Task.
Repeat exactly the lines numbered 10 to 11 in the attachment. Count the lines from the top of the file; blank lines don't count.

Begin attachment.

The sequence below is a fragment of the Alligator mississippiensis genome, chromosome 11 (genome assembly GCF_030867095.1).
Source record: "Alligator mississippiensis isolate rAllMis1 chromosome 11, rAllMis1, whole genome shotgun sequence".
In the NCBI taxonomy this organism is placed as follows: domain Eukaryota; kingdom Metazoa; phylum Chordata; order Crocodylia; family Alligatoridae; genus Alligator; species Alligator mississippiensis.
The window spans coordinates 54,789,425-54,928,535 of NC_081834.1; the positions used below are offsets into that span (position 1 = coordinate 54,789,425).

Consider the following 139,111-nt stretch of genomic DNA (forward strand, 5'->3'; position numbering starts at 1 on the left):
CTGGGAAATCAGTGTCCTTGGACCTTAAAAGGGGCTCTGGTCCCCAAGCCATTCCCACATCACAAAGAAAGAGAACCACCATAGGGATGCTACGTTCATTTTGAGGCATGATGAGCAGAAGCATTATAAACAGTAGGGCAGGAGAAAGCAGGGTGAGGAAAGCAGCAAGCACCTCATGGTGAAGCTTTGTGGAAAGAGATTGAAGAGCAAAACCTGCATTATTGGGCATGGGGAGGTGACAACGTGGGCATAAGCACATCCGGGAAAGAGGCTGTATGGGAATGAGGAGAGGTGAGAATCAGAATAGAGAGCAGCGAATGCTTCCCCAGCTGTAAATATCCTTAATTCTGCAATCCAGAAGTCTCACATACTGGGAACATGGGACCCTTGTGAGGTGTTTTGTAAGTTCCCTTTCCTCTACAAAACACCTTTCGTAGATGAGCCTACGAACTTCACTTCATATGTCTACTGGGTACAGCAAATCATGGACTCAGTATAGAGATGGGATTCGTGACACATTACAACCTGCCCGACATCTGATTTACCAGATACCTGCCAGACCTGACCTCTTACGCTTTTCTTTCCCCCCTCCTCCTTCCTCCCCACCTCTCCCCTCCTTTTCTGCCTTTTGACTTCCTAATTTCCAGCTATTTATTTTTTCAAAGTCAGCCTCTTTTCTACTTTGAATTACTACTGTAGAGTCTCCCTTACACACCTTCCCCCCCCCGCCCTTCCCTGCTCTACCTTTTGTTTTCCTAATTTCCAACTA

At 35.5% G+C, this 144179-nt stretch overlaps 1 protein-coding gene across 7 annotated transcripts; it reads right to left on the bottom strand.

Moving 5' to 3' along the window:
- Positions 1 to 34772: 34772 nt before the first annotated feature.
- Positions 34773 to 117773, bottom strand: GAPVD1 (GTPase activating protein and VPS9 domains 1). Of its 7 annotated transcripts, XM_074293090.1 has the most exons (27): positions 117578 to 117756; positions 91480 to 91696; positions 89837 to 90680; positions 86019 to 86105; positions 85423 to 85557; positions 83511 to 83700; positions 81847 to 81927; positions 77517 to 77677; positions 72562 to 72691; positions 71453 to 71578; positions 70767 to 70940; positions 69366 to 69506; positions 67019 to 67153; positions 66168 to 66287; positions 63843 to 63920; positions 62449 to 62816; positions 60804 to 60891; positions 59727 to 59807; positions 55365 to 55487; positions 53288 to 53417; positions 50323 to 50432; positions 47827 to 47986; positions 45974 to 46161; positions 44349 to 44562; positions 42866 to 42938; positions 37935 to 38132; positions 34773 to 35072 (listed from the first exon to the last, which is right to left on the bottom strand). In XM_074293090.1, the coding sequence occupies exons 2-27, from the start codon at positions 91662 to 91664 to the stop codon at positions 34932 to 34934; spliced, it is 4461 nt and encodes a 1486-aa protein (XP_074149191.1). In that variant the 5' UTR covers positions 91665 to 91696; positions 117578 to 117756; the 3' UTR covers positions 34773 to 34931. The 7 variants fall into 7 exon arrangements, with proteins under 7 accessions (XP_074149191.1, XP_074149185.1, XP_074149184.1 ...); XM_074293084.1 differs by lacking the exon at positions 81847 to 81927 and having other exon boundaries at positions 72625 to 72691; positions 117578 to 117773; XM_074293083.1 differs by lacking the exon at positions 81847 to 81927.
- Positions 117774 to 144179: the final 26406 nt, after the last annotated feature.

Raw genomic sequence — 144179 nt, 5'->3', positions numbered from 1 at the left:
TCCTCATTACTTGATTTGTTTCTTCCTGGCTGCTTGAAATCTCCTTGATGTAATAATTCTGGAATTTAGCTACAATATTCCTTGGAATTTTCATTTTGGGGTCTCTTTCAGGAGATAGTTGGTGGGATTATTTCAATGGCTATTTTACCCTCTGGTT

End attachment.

- Positions 34773 to 117773, bottom strand: GAPVD1 (GTPase activating protein and VPS9 domains 1). Of its 7 annotated transcripts, XM_074293090.1 has the most exons (27): positions 117578 to 117756; positions 91480 to 91696; positions 89837 to 90680; positions 86019 to 86105; positions 85423 to 85557; positions 83511 to 83700; positions 81847 to 81927; positions 77517 to 77677; positions 72562 to 72691; positions 71453 to 71578; positions 70767 to 70940; positions 69366 to 69506; positions 67019 to 67153; positions 66168 to 66287; positions 63843 to 63920; positions 62449 to 62816; positions 60804 to 60891; positions 59727 to 59807; positions 55365 to 55487; positions 53288 to 53417; positions 50323 to 50432; positions 47827 to 47986; positions 45974 to 46161; positions 44349 to 44562; positions 42866 to 42938; positions 37935 to 38132; positions 34773 to 35072 (listed from the first exon to the last, which is right to left on the bottom strand). In XM_074293090.1, the coding sequence occupies exons 2-27, from the start codon at positions 91662 to 91664 to the stop codon at positions 34932 to 34934; spliced, it is 4461 nt and encodes a 1486-aa protein (XP_074149191.1). In that variant the 5' UTR covers positions 91665 to 91696; positions 117578 to 117756; the 3' UTR covers positions 34773 to 34931. The 7 variants fall into 7 exon arrangements, with proteins under 7 accessions (XP_074149191.1, XP_074149185.1, XP_074149184.1 ...); XM_074293084.1 differs by lacking the exon at positions 81847 to 81927 and having other exon boundaries at positions 72625 to 72691; positions 117578 to 117773; XM_074293083.1 differs by lacking the exon at positions 81847 to 81927.
- Positions 117774 to 144179: the final 26406 nt, after the last annotated feature.